Youngster sues over scalding bath

By James MortlockA 10-YEAR-OLD girl who suffered horrific burns in a bath-time accident may have to wait for years to find out if she is entitled to damages.

By James Mortlock

A 10-YEAR-OLD girl who suffered horrific burns in a bath-time accident may have to wait for years to find out if she is entitled to damages.

Dawn Hooper was left with life-threatening injuries when she was scalded by boiling water while having a bath five years ago.

The youngster has made an amazing recovery and, thanks to dedicated doctors at several hospitals and staff at the Priory Special School in Bury St Edmunds, where she is a pupil, Dawn can now even enjoy her favourite sport - running.


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But her father Stephen, who has launched a High Court bid for compensation following the accident, said she would need several more operations - including painful skin grafts and the breaking of bones in her feet so they can be realigned - and could go on needing surgery throughout her life.

Dawn suffered burns to about a quarter of her body in the accident and while she was recovering she developed the killer hospital bug MRSA.

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Mr Hooper and his wife Tracey, from Bury St Edmunds, said the accident had happened after she decided to bathe Dawn and her two-year-old sister Tiffany on February 13, 2000, when they were living in the town's Ashwell Road.

The claimed a newly-installed heating tank had become increasingly hot and the water boiled because the thermostat had allegedly been defective and failed to turn itself off.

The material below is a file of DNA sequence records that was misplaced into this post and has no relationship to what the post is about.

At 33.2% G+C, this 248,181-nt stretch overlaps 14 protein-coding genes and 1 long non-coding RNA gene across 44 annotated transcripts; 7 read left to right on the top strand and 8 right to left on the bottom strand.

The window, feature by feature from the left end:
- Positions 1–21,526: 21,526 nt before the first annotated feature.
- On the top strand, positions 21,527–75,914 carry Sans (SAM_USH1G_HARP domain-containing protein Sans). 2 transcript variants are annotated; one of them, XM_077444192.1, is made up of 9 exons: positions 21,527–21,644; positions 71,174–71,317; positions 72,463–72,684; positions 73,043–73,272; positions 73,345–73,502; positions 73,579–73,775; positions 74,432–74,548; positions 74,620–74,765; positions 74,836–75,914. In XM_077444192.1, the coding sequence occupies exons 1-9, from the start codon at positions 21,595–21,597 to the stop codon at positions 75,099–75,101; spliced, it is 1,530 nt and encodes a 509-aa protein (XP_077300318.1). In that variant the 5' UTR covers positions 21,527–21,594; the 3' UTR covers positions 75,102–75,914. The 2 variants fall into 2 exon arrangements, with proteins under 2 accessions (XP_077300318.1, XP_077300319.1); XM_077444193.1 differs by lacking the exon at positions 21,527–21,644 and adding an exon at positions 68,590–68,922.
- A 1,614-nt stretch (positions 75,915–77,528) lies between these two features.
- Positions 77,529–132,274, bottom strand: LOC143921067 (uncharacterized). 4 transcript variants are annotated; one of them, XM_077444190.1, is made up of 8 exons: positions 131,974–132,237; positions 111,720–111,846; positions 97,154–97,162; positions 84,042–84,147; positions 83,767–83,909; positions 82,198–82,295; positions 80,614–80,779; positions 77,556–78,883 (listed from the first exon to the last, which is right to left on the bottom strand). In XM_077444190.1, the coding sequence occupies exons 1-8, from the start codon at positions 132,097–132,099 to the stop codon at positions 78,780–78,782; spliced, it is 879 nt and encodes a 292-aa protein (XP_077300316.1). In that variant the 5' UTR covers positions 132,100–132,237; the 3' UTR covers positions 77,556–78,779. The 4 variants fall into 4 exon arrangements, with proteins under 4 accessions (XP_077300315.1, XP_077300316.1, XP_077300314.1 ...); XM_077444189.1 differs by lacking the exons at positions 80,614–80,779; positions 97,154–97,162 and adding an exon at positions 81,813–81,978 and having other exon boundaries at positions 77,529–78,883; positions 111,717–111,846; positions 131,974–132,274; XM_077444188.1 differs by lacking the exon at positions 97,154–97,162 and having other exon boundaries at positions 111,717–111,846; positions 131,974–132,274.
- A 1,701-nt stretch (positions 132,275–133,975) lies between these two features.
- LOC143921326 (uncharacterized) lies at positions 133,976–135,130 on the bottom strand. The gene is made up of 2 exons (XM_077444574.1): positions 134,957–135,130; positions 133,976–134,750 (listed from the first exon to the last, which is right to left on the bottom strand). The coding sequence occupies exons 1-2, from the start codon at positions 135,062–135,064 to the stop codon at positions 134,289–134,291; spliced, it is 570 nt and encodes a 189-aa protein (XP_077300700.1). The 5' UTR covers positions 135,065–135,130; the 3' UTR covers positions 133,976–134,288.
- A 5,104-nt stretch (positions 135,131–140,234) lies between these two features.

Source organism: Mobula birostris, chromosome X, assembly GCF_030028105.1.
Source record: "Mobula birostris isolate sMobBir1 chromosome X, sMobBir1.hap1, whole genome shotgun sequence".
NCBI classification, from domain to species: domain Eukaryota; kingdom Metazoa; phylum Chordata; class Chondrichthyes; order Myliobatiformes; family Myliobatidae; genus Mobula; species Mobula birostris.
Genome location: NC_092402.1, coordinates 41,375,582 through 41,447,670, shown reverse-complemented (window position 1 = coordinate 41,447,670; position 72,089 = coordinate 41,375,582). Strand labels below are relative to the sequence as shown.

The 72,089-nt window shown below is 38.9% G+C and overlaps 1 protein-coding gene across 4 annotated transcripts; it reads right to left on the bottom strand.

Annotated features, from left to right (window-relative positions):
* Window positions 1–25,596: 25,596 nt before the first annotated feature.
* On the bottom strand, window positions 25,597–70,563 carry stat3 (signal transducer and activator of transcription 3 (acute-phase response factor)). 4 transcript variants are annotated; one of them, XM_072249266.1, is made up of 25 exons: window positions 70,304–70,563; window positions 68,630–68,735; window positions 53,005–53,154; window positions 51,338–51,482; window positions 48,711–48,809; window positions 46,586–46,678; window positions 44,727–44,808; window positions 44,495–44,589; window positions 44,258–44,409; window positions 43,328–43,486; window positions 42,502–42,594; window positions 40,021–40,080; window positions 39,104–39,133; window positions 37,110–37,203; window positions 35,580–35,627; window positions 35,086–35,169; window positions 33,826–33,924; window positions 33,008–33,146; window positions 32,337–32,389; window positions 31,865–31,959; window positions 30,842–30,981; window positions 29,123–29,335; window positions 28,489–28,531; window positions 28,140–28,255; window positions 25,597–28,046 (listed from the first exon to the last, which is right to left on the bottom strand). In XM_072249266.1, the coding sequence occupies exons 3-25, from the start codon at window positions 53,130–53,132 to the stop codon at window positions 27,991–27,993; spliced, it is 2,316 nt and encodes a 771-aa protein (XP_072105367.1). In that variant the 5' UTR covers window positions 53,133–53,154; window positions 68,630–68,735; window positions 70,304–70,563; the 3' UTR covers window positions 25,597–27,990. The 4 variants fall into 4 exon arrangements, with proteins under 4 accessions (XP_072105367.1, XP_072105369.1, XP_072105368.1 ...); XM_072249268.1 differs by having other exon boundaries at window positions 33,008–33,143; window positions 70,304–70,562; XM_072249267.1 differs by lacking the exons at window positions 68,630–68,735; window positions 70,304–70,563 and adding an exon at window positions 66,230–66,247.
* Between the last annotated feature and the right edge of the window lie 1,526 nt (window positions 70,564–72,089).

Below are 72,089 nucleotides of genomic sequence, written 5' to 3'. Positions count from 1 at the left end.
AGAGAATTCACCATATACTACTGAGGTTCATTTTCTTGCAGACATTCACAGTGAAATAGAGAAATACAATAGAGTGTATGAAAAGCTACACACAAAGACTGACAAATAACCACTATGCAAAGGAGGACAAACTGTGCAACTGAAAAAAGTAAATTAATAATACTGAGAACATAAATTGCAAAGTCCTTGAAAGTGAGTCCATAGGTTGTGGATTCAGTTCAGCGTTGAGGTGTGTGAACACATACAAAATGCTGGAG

Dawn, through her father, is now suing Cotherm (UK), the company that manufactured the thermostat.

Cotherm has admitted the product was defective, but said it was suing immersion heater suppliers Heatrae Sadia Heating Ltd over the accident, claiming the thermostat should have been recalled.

Mr Hooper, a father-of-four, said the accident had changed his family forever. "It was horrible. You cannot imagine the pain Dawn was in and the effect it had on us all. She was scalded from her toes to her knees and all around where she was sat in the water," he added.

But Mr Hooper said Dawn was now able to enjoy an active life and plenty of sport. "She's a very cheerful little girl who was very poorly for a long time, but she has coped very well. She does a lot of sport and is very happy," he said.

However, he believed the compensation battle - which will consider liability as well as Dawn's future mobility, fertility, psychological state and general condition - could take years to conclude. "We may have to wait until she is 18 before we have a result," said Mr Hooper.

james.mortlock@eadt.co.uk

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